Thanks in advance for any feedback
    Mark,

    As bweide pointed out the heavy duty is really too heavy for effective building of single track tread. Get the 12"x9" size head being 6 lbs. not the 8 lbs. I got Merritt at Recycles that one since he uses it for the most part in shaping jumps and berms which makes it a good rake and tamp more for jump park construction than for building single track. If you would like to try either the Zac or the 6 lbs lamberton before you pull the trigger you can try either out of my stockpile. Mark in GSO, NC aka Singletrackmind.

  15. #40
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    Quote Originally Posted by TrailYoda View Post
    ..........I own Corna, Nupla, Lamberton, and Zacs.
    +1 on the Lambertons. Have much better luck in tough soil with my Lamberton than with my McLeod (large one is heavier with more blade surface). They also cost less!
    PrOxY

  16. #41
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    As a retired carpenter I much prefer a wood handle for it's shock absorbing and balance characteristics. A heavy handle makes the tool less responsive and transmits more shock to your joints. I don't break tools so I prefer the lightest and best balanced. I prefer a tool that doesn't need to be swung if possible, I find I can use my legs to more advantage with a sharp zac trail shovel, especially when dealing with scrub oak roots and sage brush removal.

    Our local YCC crews use the heaviest and most durable tools they can find, and still are constantly breaking, repairing, and replacing all their tools. They tend to use Nupla becasue there is a local supplier. According to the superintendent, the most durable mcleods are the repaired ones where an extra 6" x 6" x 1/4" plate has been welded between the handle socket and the head. This eliminates a lot of flex and allows for fatter welds... but they still only last so long, two years is exceptional performance, even for tampers and digging bars.
    A Useful Bear is a handy thing.

  17. #42
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    Quote Originally Posted by bsieb View Post
    As a retired carpenter I much prefer a wood handle
    Im not a carpenter but I prefer the same. Sand off whatever crappy finish is on there then rub it down with boiled linseed oil

    Oh and Im about to order the Lamberton "trail" with a wood handle. Even though they only list the wood handle on the "heavy gauge", I emailed him and they can put the wood on any of them.

  18. #43
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    Collapsible Mcleod alternative.

    Due to repeatedly getting frustrated that I'd see small maintenance jobs on the tracks that I couldn't fix without the whole saga of going home, packing tools in the car, driving to closest point and walking in just to attend to a few 5 minute tidy up jobs, I've started making collapsible rakehoe type tools.

    These aren't a replacement for regular full size fixed Mcleods etc, but are intended to be carried in a small pack (it fits in the Camelback Mule and other 10Litre'ish size packs) while riding. It can tackle many typical maintenance tasks but certainly isn't intended to be used for hours on end, or for serious trail construction.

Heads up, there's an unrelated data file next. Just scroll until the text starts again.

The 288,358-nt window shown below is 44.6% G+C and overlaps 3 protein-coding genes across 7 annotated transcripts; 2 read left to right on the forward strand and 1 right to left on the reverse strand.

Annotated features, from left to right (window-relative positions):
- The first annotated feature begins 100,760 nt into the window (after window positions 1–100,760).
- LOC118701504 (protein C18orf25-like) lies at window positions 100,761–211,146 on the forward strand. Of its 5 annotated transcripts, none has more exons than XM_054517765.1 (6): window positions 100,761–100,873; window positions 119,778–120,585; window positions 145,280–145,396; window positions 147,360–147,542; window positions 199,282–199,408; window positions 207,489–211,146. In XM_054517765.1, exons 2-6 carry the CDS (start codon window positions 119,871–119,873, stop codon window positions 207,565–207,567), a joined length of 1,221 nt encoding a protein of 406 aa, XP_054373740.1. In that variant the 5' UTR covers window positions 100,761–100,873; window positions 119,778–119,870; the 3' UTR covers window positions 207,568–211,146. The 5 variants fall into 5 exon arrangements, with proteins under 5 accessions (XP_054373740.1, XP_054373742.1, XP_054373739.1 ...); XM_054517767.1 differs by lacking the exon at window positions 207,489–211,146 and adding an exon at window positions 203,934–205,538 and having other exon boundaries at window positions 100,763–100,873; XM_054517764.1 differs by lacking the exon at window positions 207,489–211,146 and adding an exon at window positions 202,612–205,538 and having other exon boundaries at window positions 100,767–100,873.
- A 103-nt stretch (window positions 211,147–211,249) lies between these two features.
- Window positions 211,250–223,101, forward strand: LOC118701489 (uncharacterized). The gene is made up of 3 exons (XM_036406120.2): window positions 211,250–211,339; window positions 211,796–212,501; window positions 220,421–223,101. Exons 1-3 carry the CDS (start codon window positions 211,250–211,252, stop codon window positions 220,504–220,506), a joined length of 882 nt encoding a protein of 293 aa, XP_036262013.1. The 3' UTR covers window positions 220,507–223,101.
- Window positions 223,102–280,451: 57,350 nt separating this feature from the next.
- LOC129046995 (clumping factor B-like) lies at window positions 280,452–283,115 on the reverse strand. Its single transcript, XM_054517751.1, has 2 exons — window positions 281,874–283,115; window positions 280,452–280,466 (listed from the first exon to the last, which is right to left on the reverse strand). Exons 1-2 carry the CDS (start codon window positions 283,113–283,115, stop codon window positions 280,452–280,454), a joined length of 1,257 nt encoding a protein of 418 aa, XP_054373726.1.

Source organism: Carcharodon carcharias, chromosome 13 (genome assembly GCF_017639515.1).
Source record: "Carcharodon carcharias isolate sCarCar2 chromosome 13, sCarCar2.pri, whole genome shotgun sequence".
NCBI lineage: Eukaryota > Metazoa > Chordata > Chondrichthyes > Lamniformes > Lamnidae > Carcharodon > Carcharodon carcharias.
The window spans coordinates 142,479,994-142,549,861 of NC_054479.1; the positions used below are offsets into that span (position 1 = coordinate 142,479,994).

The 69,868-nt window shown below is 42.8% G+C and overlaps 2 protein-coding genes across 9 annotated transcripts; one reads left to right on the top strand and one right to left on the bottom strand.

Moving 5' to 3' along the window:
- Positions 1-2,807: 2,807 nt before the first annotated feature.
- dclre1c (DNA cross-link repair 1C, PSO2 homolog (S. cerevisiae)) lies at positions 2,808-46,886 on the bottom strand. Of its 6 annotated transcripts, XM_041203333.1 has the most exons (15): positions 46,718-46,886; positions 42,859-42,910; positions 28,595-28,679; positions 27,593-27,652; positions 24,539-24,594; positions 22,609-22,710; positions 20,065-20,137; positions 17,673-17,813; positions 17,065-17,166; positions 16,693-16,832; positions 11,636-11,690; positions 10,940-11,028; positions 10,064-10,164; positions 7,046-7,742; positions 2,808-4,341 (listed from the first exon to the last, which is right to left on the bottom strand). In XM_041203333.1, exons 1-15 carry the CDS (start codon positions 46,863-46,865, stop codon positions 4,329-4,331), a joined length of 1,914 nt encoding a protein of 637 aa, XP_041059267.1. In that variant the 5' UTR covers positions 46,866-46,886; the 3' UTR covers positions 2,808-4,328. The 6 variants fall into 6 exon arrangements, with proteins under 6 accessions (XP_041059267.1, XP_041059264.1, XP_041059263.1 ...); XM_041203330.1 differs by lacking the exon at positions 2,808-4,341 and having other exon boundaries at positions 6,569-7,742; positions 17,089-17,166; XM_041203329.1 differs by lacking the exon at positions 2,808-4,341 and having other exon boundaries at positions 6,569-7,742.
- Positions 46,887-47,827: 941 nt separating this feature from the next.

I've had a bit of interest in them, so I've started a simple web page.
    home.exetel.com.au/peterbmack/packhoe.php

  19. #44
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    Quote Originally Posted by BikerPeteOz View Post
    Due to repeatedly getting frustrated that I'd see small maintenance jobs on the tracks that I couldn't fix without the whole saga of going home, packing tools in the car, driving to closest point and walking in just to attend to a few 5 minute tidy up jobs, I've started making collapsible rakehoe type tools.
    I have started using the Rogue Hoe and find it works great for the above mentioned problem. It is lighter and smaller than a McLeod and digs similar to the Polaski.

  20. #45
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    I use a gravel rake from Lowes. Works pretty well for roughing in a trail in the woods behind my place. Nobody else is riding my trail, so it ain't worth spending $80+ bucks on a mcleod and bench cutting. North Carolina jungle.
    There, I said it.

  21. #46
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    Are there any other options to the intellitool for take-down portable McLeods?

  22. #47
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    My answer would be my Packhoe, but have you got a link to the Intellitool, I haven't seen that.
    Quote Originally Posted by beechnut View Post
    Are there any other options to the intellitool for take-down portable McLeods?

  23. #48
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    Quote Originally Posted by BikerPeteOz View Post
    My answer would be my Packhoe, but have you got a link to the Intellitool, I haven't seen that.
    The intellitool was listed up above in the thread.
    Firefighting Tools - Inteletool - The Tool Solution

  24. #49
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    Ahh. Quite right. For some reason I was thinking that had a different name.